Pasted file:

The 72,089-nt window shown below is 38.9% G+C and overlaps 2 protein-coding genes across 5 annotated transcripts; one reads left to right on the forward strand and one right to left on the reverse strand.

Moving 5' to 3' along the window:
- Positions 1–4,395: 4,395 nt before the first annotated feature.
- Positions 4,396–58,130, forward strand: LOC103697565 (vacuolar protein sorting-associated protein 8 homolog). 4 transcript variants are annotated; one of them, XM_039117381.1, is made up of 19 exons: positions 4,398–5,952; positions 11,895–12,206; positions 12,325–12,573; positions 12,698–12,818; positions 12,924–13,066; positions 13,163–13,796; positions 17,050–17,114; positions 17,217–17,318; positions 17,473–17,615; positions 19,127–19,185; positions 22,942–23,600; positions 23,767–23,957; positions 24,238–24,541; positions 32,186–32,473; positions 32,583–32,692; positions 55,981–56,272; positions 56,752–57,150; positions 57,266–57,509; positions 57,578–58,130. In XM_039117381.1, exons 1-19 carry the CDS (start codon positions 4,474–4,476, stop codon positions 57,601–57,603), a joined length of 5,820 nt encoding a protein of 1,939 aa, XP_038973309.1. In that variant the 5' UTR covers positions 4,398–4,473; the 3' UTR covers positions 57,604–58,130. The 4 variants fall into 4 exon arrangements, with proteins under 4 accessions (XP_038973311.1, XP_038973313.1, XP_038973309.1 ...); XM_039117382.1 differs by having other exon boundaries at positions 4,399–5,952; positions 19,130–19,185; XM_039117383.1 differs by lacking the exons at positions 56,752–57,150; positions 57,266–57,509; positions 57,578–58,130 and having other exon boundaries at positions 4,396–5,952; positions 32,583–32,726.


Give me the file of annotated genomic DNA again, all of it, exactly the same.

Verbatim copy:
The 72,089-nt window shown below is 38.9% G+C and overlaps 2 protein-coding genes across 5 annotated transcripts; one reads left to right on the forward strand and one right to left on the reverse strand.

Moving 5' to 3' along the window:
- Positions 1–4,395: 4,395 nt before the first annotated feature.
- Positions 4,396–58,130, forward strand: LOC103697565 (vacuolar protein sorting-associated protein 8 homolog). 4 transcript variants are annotated; one of them, XM_039117381.1, is made up of 19 exons: positions 4,398–5,952; positions 11,895–12,206; positions 12,325–12,573; positions 12,698–12,818; positions 12,924–13,066; positions 13,163–13,796; positions 17,050–17,114; positions 17,217–17,318; positions 17,473–17,615; positions 19,127–19,185; positions 22,942–23,600; positions 23,767–23,957; positions 24,238–24,541; positions 32,186–32,473; positions 32,583–32,692; positions 55,981–56,272; positions 56,752–57,150; positions 57,266–57,509; positions 57,578–58,130. In XM_039117381.1, exons 1-19 carry the CDS (start codon positions 4,474–4,476, stop codon positions 57,601–57,603), a joined length of 5,820 nt encoding a protein of 1,939 aa, XP_038973309.1. In that variant the 5' UTR covers positions 4,398–4,473; the 3' UTR covers positions 57,604–58,130. The 4 variants fall into 4 exon arrangements, with proteins under 4 accessions (XP_038973311.1, XP_038973313.1, XP_038973309.1 ...); XM_039117382.1 differs by having other exon boundaries at positions 4,399–5,952; positions 19,130–19,185; XM_039117383.1 differs by lacking the exons at positions 56,752–57,150; positions 57,266–57,509; positions 57,578–58,130 and having other exon boundaries at positions 4,396–5,952; positions 32,583–32,726.